ABSTRACT: Background. In the absence of standard pediatric prescribing information, clinicians often use medicines in an off-label way. Many studies have been published across the globe reporting different rates of off-label use. There is currently no study based on Indian drug formulary. Methods. The prospective observational study included pediatric patients in ages between 0 and 12 years admitted in a tertiary care hospital. Off-label use was assessed using the National Formulary of India (NFI). Predictors of off-label use were determined by logistic regression. Results. Of the 1645 medications prescribed, 1152 (70%) were off-label based on 14 possible off-label categories. Off-label medicines were mainly due to dose difference and use in restricted age limits as indicated in NFI. Respiratory medicines (82%), anti-infectives (73%), and nervous system medicines (53%) had higher off-label use. Important predictors of off-label prescribing were pediatric patients in age of 0 to 2 years (OR 1.68, 95% CI; P < 0.001) and hospital stay of six to 10 days (OR 1.91, 95% CI; P < 0.001). Conclusion. Off-label prescribing is common among pediatric patients. There is need to generate more quality data on the safety and efficacy of off-label medicines to rationalize pediatric pharmacotherapy.International Journal of Pediatrics 11/2014; 2014:415815. DOI:10.1155/2014/415815
09/2014; 6(3):208-226. DOI:10.1007/s40506-014-0025-1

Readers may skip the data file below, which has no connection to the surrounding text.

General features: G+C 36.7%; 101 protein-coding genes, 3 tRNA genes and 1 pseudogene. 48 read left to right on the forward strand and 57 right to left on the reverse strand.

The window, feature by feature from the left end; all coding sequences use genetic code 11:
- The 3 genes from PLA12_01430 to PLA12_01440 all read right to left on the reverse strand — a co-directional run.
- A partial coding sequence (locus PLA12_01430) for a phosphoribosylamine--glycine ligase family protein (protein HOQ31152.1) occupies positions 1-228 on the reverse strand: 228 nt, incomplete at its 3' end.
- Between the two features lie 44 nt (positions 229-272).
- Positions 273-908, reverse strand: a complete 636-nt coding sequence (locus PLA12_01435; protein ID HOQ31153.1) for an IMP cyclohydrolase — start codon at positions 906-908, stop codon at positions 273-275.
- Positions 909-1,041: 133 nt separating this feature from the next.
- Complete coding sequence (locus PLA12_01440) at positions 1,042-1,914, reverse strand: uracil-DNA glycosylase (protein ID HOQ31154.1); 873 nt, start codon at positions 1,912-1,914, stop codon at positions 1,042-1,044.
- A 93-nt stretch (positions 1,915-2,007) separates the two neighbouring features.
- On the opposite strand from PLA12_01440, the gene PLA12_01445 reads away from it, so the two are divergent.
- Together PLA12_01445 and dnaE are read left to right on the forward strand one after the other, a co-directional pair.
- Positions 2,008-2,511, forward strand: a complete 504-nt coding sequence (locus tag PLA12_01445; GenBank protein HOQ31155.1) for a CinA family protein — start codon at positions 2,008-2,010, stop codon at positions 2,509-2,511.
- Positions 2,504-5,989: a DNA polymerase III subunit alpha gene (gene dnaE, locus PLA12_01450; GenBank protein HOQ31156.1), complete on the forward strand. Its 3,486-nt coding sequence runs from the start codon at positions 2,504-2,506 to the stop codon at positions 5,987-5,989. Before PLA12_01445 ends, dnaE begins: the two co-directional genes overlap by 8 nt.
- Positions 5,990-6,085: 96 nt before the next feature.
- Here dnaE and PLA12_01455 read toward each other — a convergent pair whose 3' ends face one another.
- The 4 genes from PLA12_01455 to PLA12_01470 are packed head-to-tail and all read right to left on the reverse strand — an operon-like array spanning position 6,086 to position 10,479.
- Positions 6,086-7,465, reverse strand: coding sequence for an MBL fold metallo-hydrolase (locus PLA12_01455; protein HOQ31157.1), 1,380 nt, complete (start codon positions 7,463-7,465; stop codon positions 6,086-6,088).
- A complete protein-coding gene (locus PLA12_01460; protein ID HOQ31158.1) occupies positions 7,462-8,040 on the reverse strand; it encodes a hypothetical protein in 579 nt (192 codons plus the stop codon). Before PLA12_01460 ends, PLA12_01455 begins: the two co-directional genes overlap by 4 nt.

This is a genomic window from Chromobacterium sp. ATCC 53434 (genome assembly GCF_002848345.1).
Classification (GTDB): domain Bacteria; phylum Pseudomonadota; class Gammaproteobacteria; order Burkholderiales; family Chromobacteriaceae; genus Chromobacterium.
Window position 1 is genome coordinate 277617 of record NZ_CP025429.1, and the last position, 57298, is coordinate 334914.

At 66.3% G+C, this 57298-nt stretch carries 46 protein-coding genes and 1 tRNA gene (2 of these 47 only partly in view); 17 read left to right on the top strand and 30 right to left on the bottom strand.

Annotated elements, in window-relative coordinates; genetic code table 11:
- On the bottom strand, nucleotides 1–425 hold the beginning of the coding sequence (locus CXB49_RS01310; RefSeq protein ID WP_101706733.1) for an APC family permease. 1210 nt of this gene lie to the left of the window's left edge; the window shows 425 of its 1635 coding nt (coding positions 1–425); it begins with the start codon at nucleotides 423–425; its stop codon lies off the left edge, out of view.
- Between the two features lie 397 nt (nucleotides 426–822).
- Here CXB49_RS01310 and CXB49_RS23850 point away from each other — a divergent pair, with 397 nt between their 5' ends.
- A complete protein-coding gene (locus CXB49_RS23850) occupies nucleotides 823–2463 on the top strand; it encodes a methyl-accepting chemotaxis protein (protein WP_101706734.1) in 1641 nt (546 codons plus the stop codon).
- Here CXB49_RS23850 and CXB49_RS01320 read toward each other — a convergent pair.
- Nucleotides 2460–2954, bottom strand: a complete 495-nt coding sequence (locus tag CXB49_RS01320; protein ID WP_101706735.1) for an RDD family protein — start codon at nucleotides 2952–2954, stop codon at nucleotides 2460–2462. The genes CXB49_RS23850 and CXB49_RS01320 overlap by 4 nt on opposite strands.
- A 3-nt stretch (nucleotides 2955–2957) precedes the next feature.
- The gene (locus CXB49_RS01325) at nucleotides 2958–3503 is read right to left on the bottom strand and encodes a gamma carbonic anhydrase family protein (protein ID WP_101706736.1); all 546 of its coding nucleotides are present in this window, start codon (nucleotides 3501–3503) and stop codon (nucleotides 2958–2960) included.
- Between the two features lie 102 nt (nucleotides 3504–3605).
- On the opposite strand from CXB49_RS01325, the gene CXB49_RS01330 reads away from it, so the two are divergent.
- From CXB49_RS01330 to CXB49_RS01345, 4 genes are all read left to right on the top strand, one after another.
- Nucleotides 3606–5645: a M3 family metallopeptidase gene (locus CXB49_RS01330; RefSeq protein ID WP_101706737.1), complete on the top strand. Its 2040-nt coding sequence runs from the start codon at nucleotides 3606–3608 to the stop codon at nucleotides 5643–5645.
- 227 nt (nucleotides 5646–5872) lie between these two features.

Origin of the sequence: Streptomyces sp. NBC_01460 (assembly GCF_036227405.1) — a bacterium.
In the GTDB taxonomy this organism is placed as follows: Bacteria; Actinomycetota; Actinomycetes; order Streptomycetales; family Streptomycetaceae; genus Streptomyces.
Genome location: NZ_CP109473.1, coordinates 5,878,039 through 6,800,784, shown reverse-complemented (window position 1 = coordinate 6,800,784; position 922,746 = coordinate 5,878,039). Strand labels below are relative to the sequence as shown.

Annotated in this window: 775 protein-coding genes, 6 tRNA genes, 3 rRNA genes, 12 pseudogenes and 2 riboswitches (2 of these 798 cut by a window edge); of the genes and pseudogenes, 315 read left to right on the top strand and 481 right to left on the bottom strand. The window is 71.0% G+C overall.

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ABSTRACT: Paracetamol is commonly used to control mild-to-moderate pain or to reduce opioid exposure as part of multimodal analgesia, and is the only compound recommended to treat fever in neonates. Paracetamol clearance is lower in neonates than in children and adults. After metabolic conversion, paracetamol is subsequently eliminated by the renal route. The main metabolic conversions are conjugation with glucuronic acid and with sulphate. In the urine of neonates sulphated paracetamol concentration is higher than the glucuronidated paracetamol level, suggesting that sulfation prevails over glucuronidation in neonates. A loading dose of 20 mg/kg followed by 10 mg/kg every 6 hours of intravenous paracetamol is suggested to achieve a compartment concentration of 11 mg/L in late preterm and term neonates. Aiming for the same target concentration, oral doses are similar with rectal administration of 25 to 30 mg/kg/d in preterm neonates of 30 weeks' gestation, 45 mg/kg/d in preterm infants of 34 weeks' gestation, and 60 mg/kg/d in term neonates are suggested. The above-mentioned paracetamol doses for these indications (pain, fever) are well tolerated in neonates, but do not result in a significant increase in liver enzymes, and do not affect blood pressure and have limited effects on heart rate. In contrast, the higher doses suggested in extreme preterm neonates to induce closure of the patent ductus arteriosus have not yet been sufficiently evaluated regarding efficacy or safety. Moreover, focussed pharmacovigilance to explore the potential causal association between paracetamol exposure during perinatal life and infancy and subsequent atopy is warranted.Current Therapeutic Research 12/2015; 77:24-30. DOI:10.1016/j.curtheres.2014.12.001 · 0.45 Impact Factor